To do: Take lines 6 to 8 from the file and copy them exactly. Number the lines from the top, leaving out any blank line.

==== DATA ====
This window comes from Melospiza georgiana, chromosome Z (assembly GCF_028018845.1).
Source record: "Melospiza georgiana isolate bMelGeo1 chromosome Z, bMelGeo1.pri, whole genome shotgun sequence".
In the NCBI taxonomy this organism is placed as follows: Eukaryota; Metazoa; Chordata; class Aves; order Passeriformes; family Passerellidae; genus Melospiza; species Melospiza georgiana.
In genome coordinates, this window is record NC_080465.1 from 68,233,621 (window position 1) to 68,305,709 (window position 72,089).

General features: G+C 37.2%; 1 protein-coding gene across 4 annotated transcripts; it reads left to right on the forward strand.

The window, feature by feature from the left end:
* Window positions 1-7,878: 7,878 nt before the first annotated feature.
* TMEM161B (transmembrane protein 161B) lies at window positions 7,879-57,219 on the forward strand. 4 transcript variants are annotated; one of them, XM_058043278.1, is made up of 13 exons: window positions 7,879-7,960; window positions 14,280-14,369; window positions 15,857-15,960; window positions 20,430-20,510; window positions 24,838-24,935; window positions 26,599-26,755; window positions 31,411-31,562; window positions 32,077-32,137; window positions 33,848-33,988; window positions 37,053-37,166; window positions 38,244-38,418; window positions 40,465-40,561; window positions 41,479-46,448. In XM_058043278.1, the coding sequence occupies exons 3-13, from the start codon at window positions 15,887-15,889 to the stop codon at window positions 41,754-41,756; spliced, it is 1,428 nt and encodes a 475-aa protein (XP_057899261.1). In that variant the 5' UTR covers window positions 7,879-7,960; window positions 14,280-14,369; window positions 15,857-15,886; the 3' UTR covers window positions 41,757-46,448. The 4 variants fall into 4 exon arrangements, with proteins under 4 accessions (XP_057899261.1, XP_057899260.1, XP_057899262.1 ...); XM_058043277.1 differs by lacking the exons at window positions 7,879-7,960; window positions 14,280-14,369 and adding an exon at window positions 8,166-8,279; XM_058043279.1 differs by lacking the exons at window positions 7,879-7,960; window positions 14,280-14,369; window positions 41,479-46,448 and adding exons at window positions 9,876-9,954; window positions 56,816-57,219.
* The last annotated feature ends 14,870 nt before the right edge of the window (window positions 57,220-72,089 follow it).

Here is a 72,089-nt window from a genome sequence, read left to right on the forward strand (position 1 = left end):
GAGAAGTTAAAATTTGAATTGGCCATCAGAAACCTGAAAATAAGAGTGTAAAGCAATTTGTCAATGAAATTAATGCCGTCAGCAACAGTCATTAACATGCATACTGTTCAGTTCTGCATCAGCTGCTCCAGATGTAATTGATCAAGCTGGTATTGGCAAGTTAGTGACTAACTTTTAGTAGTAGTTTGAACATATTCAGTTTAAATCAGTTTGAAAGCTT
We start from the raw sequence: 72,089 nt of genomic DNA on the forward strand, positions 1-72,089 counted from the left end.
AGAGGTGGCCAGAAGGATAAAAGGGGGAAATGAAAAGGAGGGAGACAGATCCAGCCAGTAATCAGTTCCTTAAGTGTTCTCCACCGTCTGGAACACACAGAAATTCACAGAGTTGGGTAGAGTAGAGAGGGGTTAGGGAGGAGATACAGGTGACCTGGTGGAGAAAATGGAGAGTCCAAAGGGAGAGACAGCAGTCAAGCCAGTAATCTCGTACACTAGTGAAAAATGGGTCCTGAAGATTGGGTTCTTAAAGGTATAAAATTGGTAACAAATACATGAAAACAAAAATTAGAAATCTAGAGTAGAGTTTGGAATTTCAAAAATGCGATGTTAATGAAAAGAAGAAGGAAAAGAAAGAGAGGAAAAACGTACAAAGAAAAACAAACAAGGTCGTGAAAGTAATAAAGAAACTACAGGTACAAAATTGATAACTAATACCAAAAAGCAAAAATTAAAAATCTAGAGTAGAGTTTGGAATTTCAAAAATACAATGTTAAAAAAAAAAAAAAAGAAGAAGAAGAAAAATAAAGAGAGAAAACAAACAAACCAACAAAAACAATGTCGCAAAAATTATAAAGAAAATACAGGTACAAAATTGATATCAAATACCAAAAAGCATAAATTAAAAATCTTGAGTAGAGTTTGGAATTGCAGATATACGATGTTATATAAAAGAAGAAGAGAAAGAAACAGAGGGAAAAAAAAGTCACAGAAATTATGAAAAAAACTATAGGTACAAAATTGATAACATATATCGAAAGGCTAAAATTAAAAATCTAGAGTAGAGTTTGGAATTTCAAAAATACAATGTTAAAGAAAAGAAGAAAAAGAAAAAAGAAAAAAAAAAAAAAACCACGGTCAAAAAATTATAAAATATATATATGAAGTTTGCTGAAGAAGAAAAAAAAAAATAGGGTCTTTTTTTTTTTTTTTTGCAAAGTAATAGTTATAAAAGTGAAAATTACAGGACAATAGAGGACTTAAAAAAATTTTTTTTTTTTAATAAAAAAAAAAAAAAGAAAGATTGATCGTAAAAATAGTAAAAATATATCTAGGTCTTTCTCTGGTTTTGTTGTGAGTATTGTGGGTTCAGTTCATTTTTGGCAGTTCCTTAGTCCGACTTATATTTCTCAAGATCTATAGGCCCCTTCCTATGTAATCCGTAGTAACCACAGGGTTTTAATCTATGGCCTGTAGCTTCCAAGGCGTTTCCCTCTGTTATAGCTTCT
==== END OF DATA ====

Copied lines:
The window, feature by feature from the left end:
* Window positions 1-7,878: 7,878 nt before the first annotated feature.
* TMEM161B (transmembrane protein 161B) lies at window positions 7,879-57,219 on the forward strand. 4 transcript variants are annotated; one of them, XM_058043278.1, is made up of 13 exons: window positions 7,879-7,960; window positions 14,280-14,369; window positions 15,857-15,960; window positions 20,430-20,510; window positions 24,838-24,935; window positions 26,599-26,755; window positions 31,411-31,562; window positions 32,077-32,137; window positions 33,848-33,988; window positions 37,053-37,166; window positions 38,244-38,418; window positions 40,465-40,561; window positions 41,479-46,448. In XM_058043278.1, the coding sequence occupies exons 3-13, from the start codon at window positions 15,887-15,889 to the stop codon at window positions 41,754-41,756; spliced, it is 1,428 nt and encodes a 475-aa protein (XP_057899261.1). In that variant the 5' UTR covers window positions 7,879-7,960; window positions 14,280-14,369; window positions 15,857-15,886; the 3' UTR covers window positions 41,757-46,448. The 4 variants fall into 4 exon arrangements, with proteins under 4 accessions (XP_057899261.1, XP_057899260.1, XP_057899262.1 ...); XM_058043277.1 differs by lacking the exons at window positions 7,879-7,960; window positions 14,280-14,369 and adding an exon at window positions 8,166-8,279; XM_058043279.1 differs by lacking the exons at window positions 7,879-7,960; window positions 14,280-14,369; window positions 41,479-46,448 and adding exons at window positions 9,876-9,954; window positions 56,816-57,219.